Harbour Island People Mover
OwnerBeneficial Corporation
LocaleTampa, Florida, US
Transit typePeople mover
Number of lines1
Number of stations2
Began operationJune 27, 1985
Ended operationJanuary 16, 1999
System length2,500 feet (760 m)
Track gaugeConcrete guideway

The Harbour Island People Mover was an automated guideway transit people mover service in Tampa, Florida, United States used to carry people between Downtown Tampa and Harbour Island across the Garrison Channel. Privately-owned but operated by the Hillsborough Area Regional Transit Authority (HART), service commenced on June 27, 1985. Due to low ridership and operating losses, the service was discontinued on January 16, 1999. The money given to the city for the closure of the system in a settlement with ownership served as the foundation of an endowment to cover the operating expenses of the TECO Line Streetcar.


Developed by the Beneficial Corporation and utilizing Otis Transportation Systems, the people mover was completed at a cost of $7 million.[1] The 2,500-foot (760 m) concrete guideway was elevated and spanned the Garrison Channel. Operating between 7:00 a.m. and 2:00 a.m, the Harbour Island People Mover made approximately 620 trips per day with a maximum capacity of 100 passengers per trip.[1] The system ran in a north–south direction between the downtown station located on the third level of the Old Fort Brooke parking garage and its southern terminus at the Shops of Harbour Island on Harbour Island.[1]


Ground was broken for the project on September 20, 1983, as a part of the greater Harbour Island development project undertaken by Beneficial Corporation and its chief executive Finn M. W. Caspersen.[2] When the Harbour Island People Mover opened for service on June 27, 1985, it marked the return of rail transit to Tampa since the closure of its streetcar network in 1946.[3][4] Costing $7 million to complete, former President Gerald Ford took part in the inaugural ride.[4] Although it opened to much fanfare, ridership of the system remained relatively low.[1] By 1989, ridership averaged 1,200 riders on a weekday and 1,500 on the weekend or for an average of about 2 riders per trip.[1] The low ridership was attributed to the perceived difficulty in accessing the downtown station and the addition of a lunch-time shuttle bus service between downtown and Harbour Island by January 1989.[1]

By 1995, the Hillsborough County Metropolitan Planning Organization approved funding to initiate the preliminary engineering for the construction of a third station at the Tampa Convention Center.[5] With the system losing approximately $1 million between 1994–95 due to increasing operating costs and dwindling ridership due to the closure of the Shops of Harbour Island, Beneficial Corporation sought to sell the system to HART for only $1.[6] However, since the system was losing substantial amounts of money, HART declined to purchase it from Beneficial.[6] By July, Beneficial announced the people mover would cease operations if the convention center station was not completed along the line.[7]

With the prospects of a convention center station stalling, by 1998 Beneficial was looking to shut down the people mover.[8] As a result of a contract with HART calling for the agency to be in charge of operating the system for thirty years, negotiations had to be undertaken with the city to dissolve the contract since it was good through 2015.[8] By May 1998, an agreement was reached calling for the dismantling of the people mover system and for Beneficial to pay the city $5 million to dissolve the contract.[9] Harbour Island would then be served by trolleybuses and the majority of the settlement money would go to an endowment to be used in the operating costs of the subsequently built TECO Line Streetcar.[9][10] The line ceased operations on January 16, 1999.[4] After determining the Garrison Channel bridge was unsuitable for use as a pedestrian crossing,[4] demolition began in November 1999 and was completed by February 2000. Today, the Harbour Island station, located inside the Knights Point commercial development serves as Jackson's Bistro Bar & Sushi restaurant's private Waterfront Room. The elevator leading up to this room still titles the level as the People Mover. The downtown station in the parking garage serves as parking administration offices.[11]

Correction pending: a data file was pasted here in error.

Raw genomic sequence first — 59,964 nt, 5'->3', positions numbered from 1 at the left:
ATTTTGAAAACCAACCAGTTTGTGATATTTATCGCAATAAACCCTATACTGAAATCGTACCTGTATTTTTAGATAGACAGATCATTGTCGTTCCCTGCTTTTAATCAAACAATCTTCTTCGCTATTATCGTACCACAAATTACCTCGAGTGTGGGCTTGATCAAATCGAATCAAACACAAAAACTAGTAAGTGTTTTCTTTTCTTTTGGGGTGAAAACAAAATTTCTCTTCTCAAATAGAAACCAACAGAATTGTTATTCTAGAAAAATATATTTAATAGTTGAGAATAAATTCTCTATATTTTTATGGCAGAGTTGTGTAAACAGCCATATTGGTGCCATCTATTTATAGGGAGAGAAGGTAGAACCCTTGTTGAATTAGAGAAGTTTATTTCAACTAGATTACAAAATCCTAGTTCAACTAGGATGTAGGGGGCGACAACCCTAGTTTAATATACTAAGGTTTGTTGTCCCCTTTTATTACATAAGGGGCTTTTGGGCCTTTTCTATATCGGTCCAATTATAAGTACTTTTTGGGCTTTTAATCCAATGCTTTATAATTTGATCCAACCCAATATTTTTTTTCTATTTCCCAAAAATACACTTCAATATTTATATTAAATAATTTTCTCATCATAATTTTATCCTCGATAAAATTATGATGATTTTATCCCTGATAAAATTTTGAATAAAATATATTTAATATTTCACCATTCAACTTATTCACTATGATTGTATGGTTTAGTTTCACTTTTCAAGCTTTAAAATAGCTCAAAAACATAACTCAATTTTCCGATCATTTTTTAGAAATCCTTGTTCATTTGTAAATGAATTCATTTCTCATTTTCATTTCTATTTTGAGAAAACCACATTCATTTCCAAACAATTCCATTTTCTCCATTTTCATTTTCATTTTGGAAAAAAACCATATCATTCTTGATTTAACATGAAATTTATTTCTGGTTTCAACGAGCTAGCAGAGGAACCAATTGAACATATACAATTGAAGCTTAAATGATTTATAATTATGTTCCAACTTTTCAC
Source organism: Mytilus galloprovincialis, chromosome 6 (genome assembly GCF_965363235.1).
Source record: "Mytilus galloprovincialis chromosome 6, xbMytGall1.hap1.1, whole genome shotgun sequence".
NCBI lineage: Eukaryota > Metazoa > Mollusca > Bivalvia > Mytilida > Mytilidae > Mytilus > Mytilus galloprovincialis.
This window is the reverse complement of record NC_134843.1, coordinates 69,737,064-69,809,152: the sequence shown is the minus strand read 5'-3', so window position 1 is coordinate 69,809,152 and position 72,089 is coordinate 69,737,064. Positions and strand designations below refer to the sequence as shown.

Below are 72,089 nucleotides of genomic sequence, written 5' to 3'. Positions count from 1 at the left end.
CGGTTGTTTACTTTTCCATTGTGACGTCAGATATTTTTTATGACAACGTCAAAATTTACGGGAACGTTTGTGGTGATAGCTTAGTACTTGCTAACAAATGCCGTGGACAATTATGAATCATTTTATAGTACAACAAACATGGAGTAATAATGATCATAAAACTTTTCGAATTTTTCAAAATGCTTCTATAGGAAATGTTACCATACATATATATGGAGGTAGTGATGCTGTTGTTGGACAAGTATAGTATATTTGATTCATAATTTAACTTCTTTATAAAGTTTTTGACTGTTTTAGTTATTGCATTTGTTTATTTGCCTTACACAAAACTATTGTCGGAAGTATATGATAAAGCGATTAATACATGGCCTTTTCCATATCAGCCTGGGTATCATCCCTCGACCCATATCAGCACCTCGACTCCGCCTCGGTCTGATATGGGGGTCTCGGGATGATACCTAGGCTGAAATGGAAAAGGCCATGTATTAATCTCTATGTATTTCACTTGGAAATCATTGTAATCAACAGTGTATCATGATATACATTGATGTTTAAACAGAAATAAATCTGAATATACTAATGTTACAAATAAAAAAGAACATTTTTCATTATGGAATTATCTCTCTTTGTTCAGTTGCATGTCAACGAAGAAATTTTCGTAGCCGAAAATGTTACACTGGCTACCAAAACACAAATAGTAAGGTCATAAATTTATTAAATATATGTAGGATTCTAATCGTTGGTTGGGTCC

See also


  1. ^ a b c d e f McKinnon, John D. (February 6, 1989). "People Mover hasn't gone far; Harbour Island shuttle underused". St. Petersburg Times. p. Tampa 1.
  2. ^ Staff Reporters (September 20, 1983). "Business highlights; A billion dollar birth". The Evening Independent. p. 4B.
  3. ^ Klein, Berry (June 28, 1985). "The curtain rises; Thousands turn out for Harbour Island's debut". St. Petersburg Times. p. 4B.
  4. ^ a b c d Sloan, Jim (January 3, 1999). "It's the end of the line". The Tampa Tribune. p. Metro 1.
  5. ^ Brennan, Tom (July 12, 1995). "County OKs "People Mover' stop for convention center". The Tampa Tribune. p. Metro 5.
  6. ^ a b Walker, Kevin (June 12, 1996). "People unmoved by tram; The owner wants Hartline to take over the money-losing link to Harbour Island". The Tampa Tribune. p. Nation/World 1.
  7. ^ Walker, Kevin (July 6, 1996). "Tram hoping for seat at table in hotel talks". The Tampa Tribune. p. Metro 1.
  8. ^ a b Howard, Peter (March 4, 1998). "People mover doesn't". The Tampa Tribune. p. Metro 1.
  9. ^ a b Gettleman, Jeffrey (May 5, 1998). "City will replace people mover". St. Petersburg Times. p. 1B.
  10. ^ Brassfield, Mike (February 17, 2008). "Decision nearer on fate of Tampa streetcar". St. Petersburg Times.
  11. ^ Staff Reporters (December 29, 1999). "Nearing the end of the line". St. Petersburg Times. p. 7B.